For most, retirement means ditching the frenzied pace of a full-time job to relax, slow down, and enjoy the autumn stages of life. This is not the case for Dan Binks.

In 2020, after a 38-year career in sports car racing, the Michigan resident walked away from the sport that he had dominated for decades. Rather than slip into an easy chair or steal away to some tropical beach, Binks turned to circle track racing, building engines for sprint car and midget competition.

On paper, the move was unexpected. Throughout the 1980s and 1990s, Binks and his de facto driver Tommy Kendall were unstoppable, first with the Mazda RX-7 GTU program in IMSA and then the Roush Mustang team in Trans Am. The duo piled on the wins. Then, in 2002, after a brief stint in NASCAR, Binks began his tenure at Corvette Racing.

Over time, Binks became a face of the franchise. With buckets of bravado topped in a silver buzz cut, he sported just as much American spirit as the yellow Corvettes that he spun wrenches on. In his 18 years with the team, Binks and his team earned countless titles. Sebring and Daytona were personal playgrounds, and overseas the team racked up six victories at the 24 Hours of Le Mans.

(Photo by: Rick Dole/Getty Images)

After so much success delivering wins to teams that turn right and left, why circle track racing, and why now?

Binks grew up attending open-wheel dirt shows in California with his father. Visits to the long-gone Ascot Park specifically lit the fuse early on. “I loved dirt,” says Binks. “But my expertise came in road racing, so I went and did that.”

He never stopped following the sport, though, and vowed to return in his retirement. Of the countless dirt track races in a calendar year, one in particular stuck out. The Chili Bowl, an indoor dirt race in Tulsa, Oklahoma that could be considered the Daytona 500 of midget competition, was on Bink’s bucket list.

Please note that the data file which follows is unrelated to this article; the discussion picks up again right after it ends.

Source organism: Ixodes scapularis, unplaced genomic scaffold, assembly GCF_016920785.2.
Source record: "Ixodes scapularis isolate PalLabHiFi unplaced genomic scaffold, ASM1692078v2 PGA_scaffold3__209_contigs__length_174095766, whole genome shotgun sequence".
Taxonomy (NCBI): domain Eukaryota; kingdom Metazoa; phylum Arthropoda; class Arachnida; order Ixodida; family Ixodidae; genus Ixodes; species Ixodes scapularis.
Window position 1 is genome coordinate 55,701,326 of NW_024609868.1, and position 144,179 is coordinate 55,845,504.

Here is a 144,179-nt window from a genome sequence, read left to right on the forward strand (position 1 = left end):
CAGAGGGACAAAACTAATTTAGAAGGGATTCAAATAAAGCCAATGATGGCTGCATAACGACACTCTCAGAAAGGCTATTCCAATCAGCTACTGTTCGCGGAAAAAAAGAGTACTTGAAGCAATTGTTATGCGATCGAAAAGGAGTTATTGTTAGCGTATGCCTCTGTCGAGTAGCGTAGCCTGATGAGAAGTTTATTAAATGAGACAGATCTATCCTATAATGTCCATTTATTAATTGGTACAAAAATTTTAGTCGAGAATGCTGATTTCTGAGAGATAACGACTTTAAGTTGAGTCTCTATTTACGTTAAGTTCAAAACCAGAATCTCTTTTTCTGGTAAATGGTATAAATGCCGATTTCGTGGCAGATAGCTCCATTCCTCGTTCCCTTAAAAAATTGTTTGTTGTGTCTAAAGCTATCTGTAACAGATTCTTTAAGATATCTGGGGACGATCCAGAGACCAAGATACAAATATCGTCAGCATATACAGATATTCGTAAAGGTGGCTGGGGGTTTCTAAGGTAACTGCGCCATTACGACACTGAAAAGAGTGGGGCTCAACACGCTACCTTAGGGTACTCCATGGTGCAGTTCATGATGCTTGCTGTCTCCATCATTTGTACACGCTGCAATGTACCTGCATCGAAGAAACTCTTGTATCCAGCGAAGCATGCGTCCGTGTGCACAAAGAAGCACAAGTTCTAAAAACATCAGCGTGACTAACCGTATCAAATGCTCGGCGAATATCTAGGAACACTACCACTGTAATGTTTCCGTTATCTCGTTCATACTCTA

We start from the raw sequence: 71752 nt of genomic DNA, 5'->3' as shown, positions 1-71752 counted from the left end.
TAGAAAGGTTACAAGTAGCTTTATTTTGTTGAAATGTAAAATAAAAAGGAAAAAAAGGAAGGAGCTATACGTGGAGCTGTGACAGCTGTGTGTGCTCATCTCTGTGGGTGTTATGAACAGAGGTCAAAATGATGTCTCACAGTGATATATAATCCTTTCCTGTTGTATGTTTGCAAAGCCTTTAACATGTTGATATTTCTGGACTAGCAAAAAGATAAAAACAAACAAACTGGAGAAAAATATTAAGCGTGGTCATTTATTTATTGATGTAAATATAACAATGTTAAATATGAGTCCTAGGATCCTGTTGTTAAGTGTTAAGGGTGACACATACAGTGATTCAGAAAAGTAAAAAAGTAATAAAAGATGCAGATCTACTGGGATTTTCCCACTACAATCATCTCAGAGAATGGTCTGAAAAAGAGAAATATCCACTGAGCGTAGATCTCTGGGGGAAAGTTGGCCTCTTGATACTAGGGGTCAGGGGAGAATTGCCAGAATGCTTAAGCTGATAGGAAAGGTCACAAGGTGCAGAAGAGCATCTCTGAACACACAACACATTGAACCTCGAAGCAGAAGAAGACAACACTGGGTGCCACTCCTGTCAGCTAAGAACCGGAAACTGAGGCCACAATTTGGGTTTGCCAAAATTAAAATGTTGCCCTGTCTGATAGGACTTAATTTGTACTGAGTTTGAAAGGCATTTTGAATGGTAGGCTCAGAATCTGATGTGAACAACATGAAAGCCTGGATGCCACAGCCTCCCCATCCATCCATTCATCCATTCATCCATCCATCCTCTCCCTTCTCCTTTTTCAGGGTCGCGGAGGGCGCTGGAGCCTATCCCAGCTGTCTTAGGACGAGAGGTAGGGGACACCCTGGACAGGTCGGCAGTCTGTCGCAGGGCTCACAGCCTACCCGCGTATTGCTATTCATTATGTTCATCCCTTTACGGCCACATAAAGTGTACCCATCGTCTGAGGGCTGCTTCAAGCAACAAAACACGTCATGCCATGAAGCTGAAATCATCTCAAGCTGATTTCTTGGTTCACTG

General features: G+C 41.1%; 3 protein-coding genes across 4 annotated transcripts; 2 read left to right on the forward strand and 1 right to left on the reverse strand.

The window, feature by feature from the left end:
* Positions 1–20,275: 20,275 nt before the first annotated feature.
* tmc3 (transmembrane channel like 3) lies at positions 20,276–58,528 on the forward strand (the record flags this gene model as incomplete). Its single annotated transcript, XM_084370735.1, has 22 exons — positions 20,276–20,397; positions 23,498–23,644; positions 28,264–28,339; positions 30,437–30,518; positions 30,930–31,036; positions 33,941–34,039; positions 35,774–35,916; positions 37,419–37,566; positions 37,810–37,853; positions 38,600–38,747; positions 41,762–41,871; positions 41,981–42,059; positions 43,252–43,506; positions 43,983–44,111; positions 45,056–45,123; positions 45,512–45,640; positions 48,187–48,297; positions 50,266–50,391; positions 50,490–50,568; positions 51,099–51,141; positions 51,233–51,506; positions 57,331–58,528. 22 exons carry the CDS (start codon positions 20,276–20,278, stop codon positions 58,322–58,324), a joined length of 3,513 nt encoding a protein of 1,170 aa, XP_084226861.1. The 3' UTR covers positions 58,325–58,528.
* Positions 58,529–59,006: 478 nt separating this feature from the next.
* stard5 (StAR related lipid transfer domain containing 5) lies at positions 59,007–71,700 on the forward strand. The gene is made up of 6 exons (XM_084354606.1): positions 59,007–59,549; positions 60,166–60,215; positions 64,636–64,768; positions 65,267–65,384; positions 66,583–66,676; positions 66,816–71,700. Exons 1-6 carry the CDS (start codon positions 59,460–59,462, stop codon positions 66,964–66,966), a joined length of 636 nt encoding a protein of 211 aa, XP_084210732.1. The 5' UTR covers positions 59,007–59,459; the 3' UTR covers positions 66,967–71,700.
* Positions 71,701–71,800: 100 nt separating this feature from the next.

After he left sports car racing in 2020, he set to working building midget and sprint car engines using a warehouse full of parts he had purchased from Katech—the long-time engine component supplier for Corvette Racing. LS goodies including “seven or eight $10,000 crankshafts” that once propelled C5, C6, and C7 race cars to international dominance, now line Bink’s personal shelves.

To construct his four-cylinder midget engine for the Chili Bowl, Binks chopped an LS V-8 block in half, removing cylinders two, four, six, and eight. The end result was the lightest midget engine in the paddock. At last year’s Chili Bowl, Binks partnered with another car owner to debut his motor. The car was fast, but an accident ended the team’s run for indoor glory.

This January in Tulsa, Binks is back for more. And with another bullet in the chamber. Joining his formidable four-banger is an ultralight three-cylinder engine—the only creation of its kind. The novel powerplant is about 80 pounds lighter than a traditional midget engine. In the Chili Bowl, there is no minimum weight rule (or hardly any rules, really).

Naida in the three-cylinder midget.

Rather than entrust his engines to another team, Binks brought his own equipment this year, snagging a couple of chassis from perennial front runners Clauson-Marshall Racing. “You can either learn the information over time or you can buy it,” says Binks “Right now, I’m buying it.” To help run the show, he brought in old road racing adversary Kevin Doran.

Like Binks, Doran won numerous times at Daytona’s Rolex 24, including twice as a crew chief, once as a team member, twice as a manager/owner, and once as a car manufacturer. More recently, Binks and Doran have collaborated in other open-wheel dirt and pavement circle track races. For these efforts, they employ future USAC Hall-of-Famer Kody Swanson as their driver.

Kody Swanson

At this year’s Chili Bowl, they tabbed Swanson for the four-cylinder midget and youngster Dairin Naida to drive the three-cylinder entry. Both drivers will try to best some 400 other competitors dueling inside Oklahoma’s largest clears pan building on a quarter-mile bullring.

The level of competition at the Chili Bowl is arguably higher than any sports car race. “I would be happy with the top 75,” says Binks. “If I got to the B-Main, I would be ecstatic.” The fact that he’s won Rolex watches and sipped champagne on Le Mans’ top step doesn’t’ dilute his drive for success in midget racing, and his determination to succeed in the discipline is palpable.

Forget the white sand, Binks would rather spend his retirement on the Oklahoma clay.